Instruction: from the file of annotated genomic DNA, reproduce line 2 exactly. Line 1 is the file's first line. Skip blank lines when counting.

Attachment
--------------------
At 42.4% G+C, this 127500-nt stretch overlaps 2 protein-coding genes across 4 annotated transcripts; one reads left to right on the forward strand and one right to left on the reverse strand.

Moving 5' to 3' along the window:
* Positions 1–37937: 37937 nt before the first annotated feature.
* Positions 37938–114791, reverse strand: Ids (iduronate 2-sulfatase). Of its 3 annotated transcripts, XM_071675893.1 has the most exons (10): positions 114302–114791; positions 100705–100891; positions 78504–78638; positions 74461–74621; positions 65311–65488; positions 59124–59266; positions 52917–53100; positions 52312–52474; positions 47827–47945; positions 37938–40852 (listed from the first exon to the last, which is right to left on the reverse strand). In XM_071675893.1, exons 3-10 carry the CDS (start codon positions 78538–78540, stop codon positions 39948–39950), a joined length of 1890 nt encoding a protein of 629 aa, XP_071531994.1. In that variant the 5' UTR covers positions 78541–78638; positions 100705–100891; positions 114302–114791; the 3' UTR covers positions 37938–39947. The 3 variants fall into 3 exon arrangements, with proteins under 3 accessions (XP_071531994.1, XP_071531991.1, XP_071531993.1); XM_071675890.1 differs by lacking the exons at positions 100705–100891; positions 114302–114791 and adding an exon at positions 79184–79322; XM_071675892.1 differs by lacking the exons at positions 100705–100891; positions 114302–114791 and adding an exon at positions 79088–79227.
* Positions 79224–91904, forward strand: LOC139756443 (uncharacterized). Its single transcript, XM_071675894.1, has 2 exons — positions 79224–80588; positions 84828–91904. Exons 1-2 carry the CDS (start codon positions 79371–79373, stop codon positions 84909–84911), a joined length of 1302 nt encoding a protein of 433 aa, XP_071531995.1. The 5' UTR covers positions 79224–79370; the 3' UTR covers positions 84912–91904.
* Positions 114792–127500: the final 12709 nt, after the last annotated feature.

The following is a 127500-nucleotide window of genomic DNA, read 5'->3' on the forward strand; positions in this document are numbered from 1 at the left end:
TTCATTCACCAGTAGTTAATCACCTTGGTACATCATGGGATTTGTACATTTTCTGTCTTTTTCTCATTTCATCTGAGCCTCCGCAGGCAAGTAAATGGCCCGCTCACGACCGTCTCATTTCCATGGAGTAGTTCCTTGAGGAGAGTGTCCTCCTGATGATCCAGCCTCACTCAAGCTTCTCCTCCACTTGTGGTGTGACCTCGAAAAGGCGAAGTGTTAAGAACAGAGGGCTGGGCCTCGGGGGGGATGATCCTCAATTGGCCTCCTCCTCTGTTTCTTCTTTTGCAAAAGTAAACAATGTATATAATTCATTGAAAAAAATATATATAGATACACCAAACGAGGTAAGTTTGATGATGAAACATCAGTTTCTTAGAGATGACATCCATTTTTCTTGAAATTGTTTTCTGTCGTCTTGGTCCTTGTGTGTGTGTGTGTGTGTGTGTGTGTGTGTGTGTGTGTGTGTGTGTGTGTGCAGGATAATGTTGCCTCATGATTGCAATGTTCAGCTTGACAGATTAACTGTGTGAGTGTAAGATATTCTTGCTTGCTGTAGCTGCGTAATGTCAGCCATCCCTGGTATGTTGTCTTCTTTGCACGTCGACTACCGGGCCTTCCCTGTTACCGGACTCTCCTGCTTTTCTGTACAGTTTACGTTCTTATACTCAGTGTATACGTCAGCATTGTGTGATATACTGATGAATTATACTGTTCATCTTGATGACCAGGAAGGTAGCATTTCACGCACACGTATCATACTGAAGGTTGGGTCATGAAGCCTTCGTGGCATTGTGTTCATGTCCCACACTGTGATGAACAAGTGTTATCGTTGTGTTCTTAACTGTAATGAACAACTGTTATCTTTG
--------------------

Moving 5' to 3' along the window: